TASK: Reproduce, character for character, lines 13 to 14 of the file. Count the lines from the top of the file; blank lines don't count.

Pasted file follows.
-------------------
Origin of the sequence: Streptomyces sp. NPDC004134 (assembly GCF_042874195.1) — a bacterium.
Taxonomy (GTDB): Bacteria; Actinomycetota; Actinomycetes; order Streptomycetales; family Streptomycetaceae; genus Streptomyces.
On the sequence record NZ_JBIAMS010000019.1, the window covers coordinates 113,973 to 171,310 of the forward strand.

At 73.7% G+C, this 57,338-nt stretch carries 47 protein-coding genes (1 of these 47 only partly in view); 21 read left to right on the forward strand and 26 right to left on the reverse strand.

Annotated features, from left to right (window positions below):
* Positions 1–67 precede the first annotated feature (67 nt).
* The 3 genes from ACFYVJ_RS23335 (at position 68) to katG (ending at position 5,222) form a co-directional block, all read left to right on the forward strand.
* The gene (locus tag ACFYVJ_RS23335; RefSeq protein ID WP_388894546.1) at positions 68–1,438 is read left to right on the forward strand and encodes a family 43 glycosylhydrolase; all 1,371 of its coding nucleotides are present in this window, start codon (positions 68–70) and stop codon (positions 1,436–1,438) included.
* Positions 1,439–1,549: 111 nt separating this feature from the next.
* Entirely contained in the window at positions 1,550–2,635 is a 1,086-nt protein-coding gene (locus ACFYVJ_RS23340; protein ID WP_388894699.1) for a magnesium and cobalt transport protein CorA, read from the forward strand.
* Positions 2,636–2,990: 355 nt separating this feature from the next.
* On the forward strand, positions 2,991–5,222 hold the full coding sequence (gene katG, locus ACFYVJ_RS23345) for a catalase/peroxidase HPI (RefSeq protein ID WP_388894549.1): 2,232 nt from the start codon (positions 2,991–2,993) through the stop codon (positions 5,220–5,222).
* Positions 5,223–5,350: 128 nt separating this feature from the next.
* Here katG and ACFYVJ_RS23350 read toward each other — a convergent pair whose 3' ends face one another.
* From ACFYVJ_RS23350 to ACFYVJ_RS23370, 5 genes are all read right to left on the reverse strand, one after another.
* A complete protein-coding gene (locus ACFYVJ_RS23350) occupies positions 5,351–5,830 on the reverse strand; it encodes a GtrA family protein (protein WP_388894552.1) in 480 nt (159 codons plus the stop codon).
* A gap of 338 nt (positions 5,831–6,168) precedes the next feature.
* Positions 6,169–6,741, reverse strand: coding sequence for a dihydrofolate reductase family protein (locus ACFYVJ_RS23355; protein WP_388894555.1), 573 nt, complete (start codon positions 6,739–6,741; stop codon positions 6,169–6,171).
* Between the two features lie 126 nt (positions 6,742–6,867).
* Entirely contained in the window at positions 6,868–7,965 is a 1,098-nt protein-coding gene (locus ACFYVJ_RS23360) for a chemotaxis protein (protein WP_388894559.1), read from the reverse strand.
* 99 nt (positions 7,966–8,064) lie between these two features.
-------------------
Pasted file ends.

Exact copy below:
* Positions 5,223–5,350: 128 nt separating this feature from the next.
* Here katG and ACFYVJ_RS23350 read toward each other — a convergent pair whose 3' ends face one another.